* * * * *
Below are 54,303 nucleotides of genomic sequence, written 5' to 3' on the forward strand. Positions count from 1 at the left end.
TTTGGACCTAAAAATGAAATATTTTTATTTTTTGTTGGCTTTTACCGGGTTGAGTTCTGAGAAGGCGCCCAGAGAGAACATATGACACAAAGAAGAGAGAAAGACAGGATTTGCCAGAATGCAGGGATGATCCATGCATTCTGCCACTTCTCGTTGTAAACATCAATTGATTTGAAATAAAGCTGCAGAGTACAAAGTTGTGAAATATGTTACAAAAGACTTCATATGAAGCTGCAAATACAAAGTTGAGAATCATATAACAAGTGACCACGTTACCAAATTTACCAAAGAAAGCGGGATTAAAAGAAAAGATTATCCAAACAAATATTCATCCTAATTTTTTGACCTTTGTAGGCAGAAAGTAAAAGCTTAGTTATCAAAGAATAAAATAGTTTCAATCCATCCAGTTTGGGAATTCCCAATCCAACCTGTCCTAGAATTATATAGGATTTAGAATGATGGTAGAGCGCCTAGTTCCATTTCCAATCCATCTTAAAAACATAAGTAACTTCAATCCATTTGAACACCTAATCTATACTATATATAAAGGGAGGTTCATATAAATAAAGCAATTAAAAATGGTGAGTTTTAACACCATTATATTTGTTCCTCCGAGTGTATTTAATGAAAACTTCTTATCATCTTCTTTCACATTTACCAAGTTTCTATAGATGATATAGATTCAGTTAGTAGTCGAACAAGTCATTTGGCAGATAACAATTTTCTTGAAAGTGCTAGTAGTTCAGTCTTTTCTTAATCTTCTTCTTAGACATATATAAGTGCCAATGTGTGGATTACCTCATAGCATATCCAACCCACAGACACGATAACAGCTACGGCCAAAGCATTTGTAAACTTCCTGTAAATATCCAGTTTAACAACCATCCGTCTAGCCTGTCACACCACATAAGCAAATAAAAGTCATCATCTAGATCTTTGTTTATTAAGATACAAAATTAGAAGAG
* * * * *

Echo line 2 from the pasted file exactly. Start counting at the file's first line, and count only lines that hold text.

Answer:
TTTGGACCTAAAAATGAAATATTTTTATTTTTTGTTGGCTTTTACCGGGTTGAGTTCTGAGAAGGCGCCCAGAGAGAACATATGACACAAAGAAGAGAGAAAGACAGGATTTGCCAGAATGCAGGGATGATCCATGCATTCTGCCACTTCTCGTTGTAAACATCAATTGATTTGAAATAAAGCTGCAGAGTACAAAGTTGTGAAATATGTTACAAAAGACTTCATATGAAGCTGCAAATACAAAGTTGAGAATCATATAACAAGTGACCACGTTACCAAATTTACCAAAGAAAGCGGGATTAAAAGAAAAGATTATCCAAACAAATATTCATCCTAATTTTTTGACCTTTGTAGGCAGAAAGTAAAAGCTTAGTTATCAAAGAATAAAATAGTTTCAATCCATCCAGTTTGGGAATTCCCAATCCAACCTGTCCTAGAATTATATAGGATTTAGAATGATGGTAGAGCGCCTAGTTCCATTTCCAATCCATCTTAAAAACATAAGTAACTTCAATCCATTTGAACACCTAATCTATACTATATATAAAGGGAGGTTCATATAAATAAAGCAATTAAAAATGGTGAGTTTTAACACCATTATATTTGTTCCTCCGAGTGTATTTAATGAAAACTTCTTATCATCTTCTTTCACATTTACCAAGTTTCTATAGATGATATAGATTCAGTTAGTAGTCGAACAAGTCATTTGGCAGATAACAATTTTCTTGAAAGTGCTAGTAGTTCAGTCTTTTCTTAATCTTCTTCTTAGACATATATAAGTGCCAATGTGTGGATTACCTCATAGCATATCCAACCCACAGACACGATAACAGCTACGGCCAAAGCATTTGTAAACTTCCTGTAAATATCCAGTTTAACAACCATCCGTCTAGCCTGTCACACCACATAAGCAAATAAAAGTCATCATCTAGATCTTTGTTTATTAAGATACAAAATTAGAAGAG